Twins fall despite three-run first inning
Baker allows five runs; Young, Morneau both drive in two
MILWAUKEE -- For six batters on Tuesday night, it seemed that nothing could go wrong for the Twins.
The Twins appeared to have Brewers starter Chris Narveson on the ropes after each of the first six Minnesota batters reached base. It included leadoff batter Denard Span getting hit by a pitch and the next two batters drawing walks to load the bases. After three consecutive singles by Justin Morneau, Michael Cuddyer and Delmon Young, the Twins had a three-run lead and the Brewers had left-hander Chris Capuano warming up in the bullpen.
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But just as soon as it seemed that Minnesota was on its way to knocking Milwaukee's starter out of the contest, rookie third baseman Danny Valencia swung at the first pitch from Narveson and popped out.
Just like that, momentum swung.
Narveson rebounded from the rough start, allowing only two of the next 16 batters he faced to reach base, and he even delivered his club's go-ahead run in the fourth inning, as the Twins lost, 7-5, in the series opener at Miller Park.
"We had a lead the first inning, and I think we had a pretty good opportunity to put up a big number," Twins manager Ron Gardenhire said. "We didn't get it done."
Following their early scoring drive, the Twins watched as Narveson settled into his outing. He retired a stretch of 10 batters in a row after Young's single with no outs in the first that reloaded the bases for Minnesota. Narveson's string included striking out Nick Punto looking and forcing Scott Baker to ground out back to the mound, which gave him the final two outs of the first.
Milwaukee took advantage of its starter getting back on track, and it was able to get some offense going against Baker in the fourth.
Things quickly went downhill for Baker in the inning when he gave up hits to each of the first four batters he faced, including a game-tying, three-run homer to right-center field by Casey McGehee.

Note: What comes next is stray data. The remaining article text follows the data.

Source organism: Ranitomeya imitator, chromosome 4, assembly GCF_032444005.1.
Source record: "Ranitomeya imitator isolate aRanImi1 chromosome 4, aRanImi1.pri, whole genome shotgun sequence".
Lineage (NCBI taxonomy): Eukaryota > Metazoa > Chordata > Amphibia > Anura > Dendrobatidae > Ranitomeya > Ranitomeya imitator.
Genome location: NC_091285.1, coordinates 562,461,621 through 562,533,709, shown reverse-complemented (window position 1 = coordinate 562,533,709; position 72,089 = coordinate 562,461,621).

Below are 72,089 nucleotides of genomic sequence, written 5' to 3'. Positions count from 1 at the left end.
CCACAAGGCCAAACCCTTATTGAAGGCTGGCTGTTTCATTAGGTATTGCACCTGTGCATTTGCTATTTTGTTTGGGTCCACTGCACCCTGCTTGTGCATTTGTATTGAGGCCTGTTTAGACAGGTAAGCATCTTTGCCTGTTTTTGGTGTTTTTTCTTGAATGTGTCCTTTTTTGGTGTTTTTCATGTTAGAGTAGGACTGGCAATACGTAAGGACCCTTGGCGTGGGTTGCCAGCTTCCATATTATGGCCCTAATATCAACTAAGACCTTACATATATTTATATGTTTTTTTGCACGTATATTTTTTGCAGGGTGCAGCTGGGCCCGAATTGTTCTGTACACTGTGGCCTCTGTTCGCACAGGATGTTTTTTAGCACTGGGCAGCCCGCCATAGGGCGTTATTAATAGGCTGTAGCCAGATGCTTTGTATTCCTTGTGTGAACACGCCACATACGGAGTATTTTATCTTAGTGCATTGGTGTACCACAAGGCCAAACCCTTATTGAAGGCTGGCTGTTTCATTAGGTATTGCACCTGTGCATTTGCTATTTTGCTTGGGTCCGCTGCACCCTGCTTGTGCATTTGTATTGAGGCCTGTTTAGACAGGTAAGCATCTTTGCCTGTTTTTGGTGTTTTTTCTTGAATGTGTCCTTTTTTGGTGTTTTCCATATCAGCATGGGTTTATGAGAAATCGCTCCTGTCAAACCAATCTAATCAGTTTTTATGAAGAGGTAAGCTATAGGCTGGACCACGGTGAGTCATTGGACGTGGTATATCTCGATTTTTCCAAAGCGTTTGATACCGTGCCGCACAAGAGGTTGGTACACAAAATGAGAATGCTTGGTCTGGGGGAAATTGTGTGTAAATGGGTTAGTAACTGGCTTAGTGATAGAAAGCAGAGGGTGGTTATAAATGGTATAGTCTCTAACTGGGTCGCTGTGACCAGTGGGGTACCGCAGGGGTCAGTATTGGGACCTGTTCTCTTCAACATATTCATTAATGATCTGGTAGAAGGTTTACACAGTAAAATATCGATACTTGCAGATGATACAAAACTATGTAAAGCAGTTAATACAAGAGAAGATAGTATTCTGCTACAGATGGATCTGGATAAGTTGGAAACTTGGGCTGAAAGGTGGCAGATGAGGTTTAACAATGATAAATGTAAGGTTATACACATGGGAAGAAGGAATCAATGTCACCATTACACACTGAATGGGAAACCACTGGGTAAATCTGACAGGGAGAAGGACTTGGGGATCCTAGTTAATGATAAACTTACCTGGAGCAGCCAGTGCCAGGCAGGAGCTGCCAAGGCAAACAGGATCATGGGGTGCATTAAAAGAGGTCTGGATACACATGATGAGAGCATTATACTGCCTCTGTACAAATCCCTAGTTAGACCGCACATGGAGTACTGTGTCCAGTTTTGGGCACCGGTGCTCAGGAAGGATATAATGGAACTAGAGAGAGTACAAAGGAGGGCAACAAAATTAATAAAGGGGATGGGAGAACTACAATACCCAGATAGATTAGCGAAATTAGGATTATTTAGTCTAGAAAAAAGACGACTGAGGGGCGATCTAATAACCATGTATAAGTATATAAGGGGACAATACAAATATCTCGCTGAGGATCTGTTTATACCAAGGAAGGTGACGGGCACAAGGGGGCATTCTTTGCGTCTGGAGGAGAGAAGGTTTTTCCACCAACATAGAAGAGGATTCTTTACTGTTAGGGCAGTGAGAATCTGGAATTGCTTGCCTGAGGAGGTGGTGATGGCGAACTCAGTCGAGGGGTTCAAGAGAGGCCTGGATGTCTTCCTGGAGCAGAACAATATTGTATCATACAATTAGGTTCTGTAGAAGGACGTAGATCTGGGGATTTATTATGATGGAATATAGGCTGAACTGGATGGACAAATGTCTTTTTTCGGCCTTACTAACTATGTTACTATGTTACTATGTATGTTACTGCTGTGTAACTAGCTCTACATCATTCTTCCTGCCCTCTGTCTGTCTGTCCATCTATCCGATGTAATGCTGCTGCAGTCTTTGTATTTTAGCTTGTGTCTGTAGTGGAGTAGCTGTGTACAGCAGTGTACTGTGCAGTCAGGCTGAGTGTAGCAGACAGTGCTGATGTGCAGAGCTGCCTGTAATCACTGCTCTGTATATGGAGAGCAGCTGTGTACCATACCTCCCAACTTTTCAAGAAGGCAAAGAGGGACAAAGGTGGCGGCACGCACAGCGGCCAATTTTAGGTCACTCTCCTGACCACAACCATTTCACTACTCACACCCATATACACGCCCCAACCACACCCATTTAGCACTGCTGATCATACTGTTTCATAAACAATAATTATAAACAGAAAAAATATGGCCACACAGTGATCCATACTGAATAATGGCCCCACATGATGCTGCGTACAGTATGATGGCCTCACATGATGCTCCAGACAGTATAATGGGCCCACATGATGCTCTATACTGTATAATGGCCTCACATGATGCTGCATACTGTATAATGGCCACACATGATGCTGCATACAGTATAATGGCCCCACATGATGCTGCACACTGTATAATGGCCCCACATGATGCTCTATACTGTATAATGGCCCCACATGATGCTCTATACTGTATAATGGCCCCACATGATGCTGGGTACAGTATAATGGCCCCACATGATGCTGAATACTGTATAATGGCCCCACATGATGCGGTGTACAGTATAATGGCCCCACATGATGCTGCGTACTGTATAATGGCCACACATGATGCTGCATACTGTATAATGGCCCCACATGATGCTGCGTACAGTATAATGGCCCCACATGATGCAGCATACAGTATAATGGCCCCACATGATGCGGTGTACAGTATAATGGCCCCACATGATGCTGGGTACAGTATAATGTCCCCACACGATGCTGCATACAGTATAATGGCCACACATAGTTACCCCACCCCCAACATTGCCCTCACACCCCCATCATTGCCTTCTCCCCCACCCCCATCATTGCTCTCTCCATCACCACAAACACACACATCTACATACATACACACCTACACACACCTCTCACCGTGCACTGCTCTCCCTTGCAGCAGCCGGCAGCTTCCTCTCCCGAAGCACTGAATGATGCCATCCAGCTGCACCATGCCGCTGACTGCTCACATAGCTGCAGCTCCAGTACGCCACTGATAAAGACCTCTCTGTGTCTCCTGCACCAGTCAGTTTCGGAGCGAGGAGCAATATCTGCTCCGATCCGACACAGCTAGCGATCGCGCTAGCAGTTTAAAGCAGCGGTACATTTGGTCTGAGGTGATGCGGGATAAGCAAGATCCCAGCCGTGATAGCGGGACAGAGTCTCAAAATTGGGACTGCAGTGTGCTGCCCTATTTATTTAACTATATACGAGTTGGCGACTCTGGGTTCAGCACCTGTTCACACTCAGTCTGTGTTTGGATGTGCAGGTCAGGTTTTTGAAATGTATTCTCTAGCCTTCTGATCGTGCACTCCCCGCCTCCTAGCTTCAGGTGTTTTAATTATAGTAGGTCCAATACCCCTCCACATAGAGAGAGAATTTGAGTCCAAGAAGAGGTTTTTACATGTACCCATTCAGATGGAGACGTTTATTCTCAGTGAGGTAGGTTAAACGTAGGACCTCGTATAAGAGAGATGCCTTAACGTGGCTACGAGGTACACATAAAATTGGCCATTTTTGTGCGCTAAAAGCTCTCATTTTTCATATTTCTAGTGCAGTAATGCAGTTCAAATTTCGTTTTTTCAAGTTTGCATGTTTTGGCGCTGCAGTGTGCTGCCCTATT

The inning started with Prince Fielder's hustle-induced double on a blooper to left field, and Ryan Braun followed with a single. That's when McGehee stepped up to the plate and dug out a 91-mph fastball that was down in the zone.
Initially, Cuddyer broke in when the ball was hit. But what first appeared like a fly ball to most of the Twins soon turned into a deflating home run.
"I took a step or two in and was like, 'Uh oh this is going to beat me,'" Cuddyer said. "Then, all of a sudden, it went out of the park."
Baker acknowledged that it wasn't a bad pitch to McGehee, but the problem was that the entire inning was filled with too many fastballs to the Brewers' hitters because the right-hander couldn't get a feel for his breaking pitch.
"At that point in the game, I wasn't really throwing my breaking balls over for strikes, so they basically eliminated that pitch," Baker said. "Even though you're not throwing breaking balls for strikes, you still need to keep it in there and keep them guessing."
The damage continued in the fourth after McGehee's homer, when Jim Edmonds followed with a double. Two outs later, Narveson provided the big hit for Milwaukee, lofting a ball off the end of his bat along the line in shallow left field for an RBI single to put the Brewers up, 4-3.
For Narveson, it was the capper on a night when he was able to turn things around and pitch five innings while giving up three runs on five hits. It was a solid start, considering how close the Twins were to knocking him out in that first inning.
"He did a good job hanging in there because we could have put him away in the first inning," Gardenhire said.
"It's a mentality a lot of times," Narveson said. "It was kind of one of those things where you said, 'Hey, you've got to step up and pitch the way you can. You've got a good game plan, you know how to attack these hitters, go out and execute it and go from there.'"
The Brewers tacked on one more run against Baker in the starter's final inning, thanks to Alcides Escobar's bloop RBI single. Baker allowed five runs on nine hits over six innings while striking out seven.
Milwaukee then added two more runs off right-hander Alex Burnett in the seventh, which would end up being critical because the Twins made a late-inning comeback.
The Twins proved on Saturday afternoon in Philadelphia that they could overcome a significant late-inning deficit on the road. But on Tuesday night, their late rally wasn't enough to overcome the hole against the Brewers.
With the Twins trailing by four runs in the eighth, Young delivered a two-run double to center field, scoring Morneau and Cuddyer with no outs. After a one-out walk by Nick Punto brought the go-ahead run to the plate, Jason Kubel ended the threat by lining out back to reliever John Axford, who doubled off Young at second base.
"We're definitely resilient, and I think we've shown our resiliency over the last few years that we're not going to give up," Cuddyer said. "Today, we fell a little short, but we still made it interesting."
Kelly Thesier is a reporter for MLB.com. This story was not subject to the approval of Major League Baseball or its clubs.